Saturday, January 11, 2020

Caveat Emptor

In a remarkable twist of fate, Columbia Academy has been the topic of local conversation twice lately: once for targeting a marketing campaign specifically to reinforce anxiety about school redistricting:

and, more recently, in a case where a young child was able to leave one of their centers and wander into a busy street.

If they were hoping to increase local name recognition this is probably not what they had in mind.

Truth in advertising: in the summer of 1999 I worked at Columbia Academy. It was not a happy experience and I was grateful it was only for the summer. This was twenty years ago and I think that ownership has changed since then, so my experiences may not be an accurate representation of the business as it exists today. 

But that last phrase is worth your consideration. Columbia Academy is a business. I wonder if the average person understands the difference between educational entities (calling themselves private/independent schools) that are committed nonprofits and those whose intent is profit-driven. When I was there the focus on the adult to child ratio required by law was so strong that, towards the end of the day, as children began to leave, management came around looking for employees to send home in order to get them “off the clock”. The only other place I had experienced that was while working at McDonald’s.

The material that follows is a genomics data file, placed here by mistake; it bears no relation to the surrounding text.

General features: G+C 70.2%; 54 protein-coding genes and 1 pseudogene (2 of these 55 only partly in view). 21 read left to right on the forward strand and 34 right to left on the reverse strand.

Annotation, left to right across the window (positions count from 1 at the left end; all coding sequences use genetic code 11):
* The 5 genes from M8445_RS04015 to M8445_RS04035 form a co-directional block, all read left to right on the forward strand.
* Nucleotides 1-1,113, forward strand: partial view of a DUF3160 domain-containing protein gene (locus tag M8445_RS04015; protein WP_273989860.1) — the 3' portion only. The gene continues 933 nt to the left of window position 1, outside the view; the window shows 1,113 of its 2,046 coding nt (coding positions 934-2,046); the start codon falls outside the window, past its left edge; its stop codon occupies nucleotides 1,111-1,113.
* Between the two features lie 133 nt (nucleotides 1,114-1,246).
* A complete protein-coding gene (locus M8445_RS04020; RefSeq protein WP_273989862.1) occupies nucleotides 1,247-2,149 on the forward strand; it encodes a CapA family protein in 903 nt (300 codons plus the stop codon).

Over the course of one summer eleven different adults worked with my classroom of three year olds. The turnover was alarming. A good deal of that came from the employees’ experience that they were not valued by management. There was no guarantee of “making one’s hours” because the overall priority was keeping labor costs low. The continual staff turnover was bad for the children who were unable to build and sustain relationships with those entrusted to their care. As a result, both the classroom experience and the children’s behavior suffered.

Public schools are answerable to government and true, non-profit independent schools are answerable to a board of trustees and are regularly assessed by a professional association to maintain accreditation. To whom does Columbia Academy answer? I clicked on what looks like an accreditation symbol on their website but it redirected me to a business called Cognia, which doesn’t look like any accrediting institution I have ever seen.

I have seen some people opining that Columbia Academy is just like a real school only better. And others see it as just like a private school only cheaper. In reality it is neither. It’s a business.     Parents should be savvy consumers when they assess the value of their product. Don’t just read the glowing public relations materials. Go the extra mile to read records of complaints and/or violations. When you tour a location scan the facility with a keen eye and ask questions. 

If you don’t like the answers, trust your gut. Let the buyer beware.

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